The fun of the festive season may be somewhat tainted by confusion, doubt and disappointment this year. Yet, in the midst of the darkness, the light shines even brighter. Erik Strandness offers a reflection on the way each character in the Christmas story is transformed by the arrival of the Christ child.
A thrill of hope
Wise men from the East sense an overwhelming disturbance in the Force and know that True Wisdom has entered the world. Shepherds tending their flocks by night suddenly realize that they are sheep in need of a Shepherd. Culturally remote they stand side-by-side, city and country, sage and simpleton, gazing upon the Kingdom come.
Mary and Joseph frustrated by the dreariness of the rustic stable feel it being set free from the bondage of decay by His first cry. The howling wind outside becomes melodic as it passes through this temporary heavenly dwelling. The incessant groaning of the stable animals becomes a contented sigh as they eagerly look upon the One who will open the doors to the earthly orphanage and adopt the sons of God.
The weary world rejoices
Simeon spent his whole life contemplating the chasm between God and man and now holds in his arms the baby who will die to bridge it. His many years sitting on the religious shore staring at the divine swell on the horizon comes to an end as it finally makes land and crashes over him like a wave of living water. In the cry of this newborn he knows he can answer the call of the Kingdom and depart in peace.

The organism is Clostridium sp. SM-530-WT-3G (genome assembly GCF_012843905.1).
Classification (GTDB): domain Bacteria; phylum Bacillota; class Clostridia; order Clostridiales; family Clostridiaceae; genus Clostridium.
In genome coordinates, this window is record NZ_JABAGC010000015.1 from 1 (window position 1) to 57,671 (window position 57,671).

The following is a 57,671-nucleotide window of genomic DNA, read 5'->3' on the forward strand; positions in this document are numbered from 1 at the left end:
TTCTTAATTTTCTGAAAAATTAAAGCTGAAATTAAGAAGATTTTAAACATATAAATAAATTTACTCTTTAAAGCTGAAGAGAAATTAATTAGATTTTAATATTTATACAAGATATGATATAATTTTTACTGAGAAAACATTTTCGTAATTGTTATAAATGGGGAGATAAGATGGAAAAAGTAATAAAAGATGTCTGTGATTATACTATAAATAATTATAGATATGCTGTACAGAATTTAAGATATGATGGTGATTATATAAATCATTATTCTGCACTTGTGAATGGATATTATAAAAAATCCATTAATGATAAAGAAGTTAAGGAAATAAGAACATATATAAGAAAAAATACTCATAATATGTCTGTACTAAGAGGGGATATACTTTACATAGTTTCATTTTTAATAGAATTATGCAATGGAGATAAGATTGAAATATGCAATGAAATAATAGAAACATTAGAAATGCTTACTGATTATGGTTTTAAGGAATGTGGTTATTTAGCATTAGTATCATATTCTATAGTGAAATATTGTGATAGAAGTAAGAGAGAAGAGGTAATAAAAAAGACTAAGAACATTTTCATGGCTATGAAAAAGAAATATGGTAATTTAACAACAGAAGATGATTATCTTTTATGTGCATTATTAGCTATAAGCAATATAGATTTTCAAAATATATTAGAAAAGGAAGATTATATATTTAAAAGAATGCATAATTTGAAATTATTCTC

Anna worships night and day expectantly awaiting God’s presence. She resolutely remains in the temple fearing that if she ever departed she might miss His coming. The years of fasting and praying have taken a toll, but as a prophetess she knows that God is always good on His Word.
Finally, her years of diligence are rewarded as she meets her long-awaited redeemer. She is taken aback because she had expected a pillar of fire but instead encountered a helpless babe. She always knew that God was coming in power but could never have imagined that His power would be found in weakness.
For yonder breaks, a new and glorious morn
One particular day 2,000 years ago, the cultural darkness was pierced by a star of hope that would become a Light to the world. The incarnation should be a constant reminder to us that whenever we step down to love others we bring them one step closer to heaven.
“…the great pitfall of Christian art, especially when it tries to portray the birth of Christ, is sentimentalism…the incarnation becomes merely a Christmas card with all the scandal taken out of it instead of what St. Paul called ‘a stumbling block to Jews and folly to Gentiles’, instead of the proclamation that the Creator of the ends of the earth came among us in diapers.” (Frederick Buechner)
Merry Christmas friends!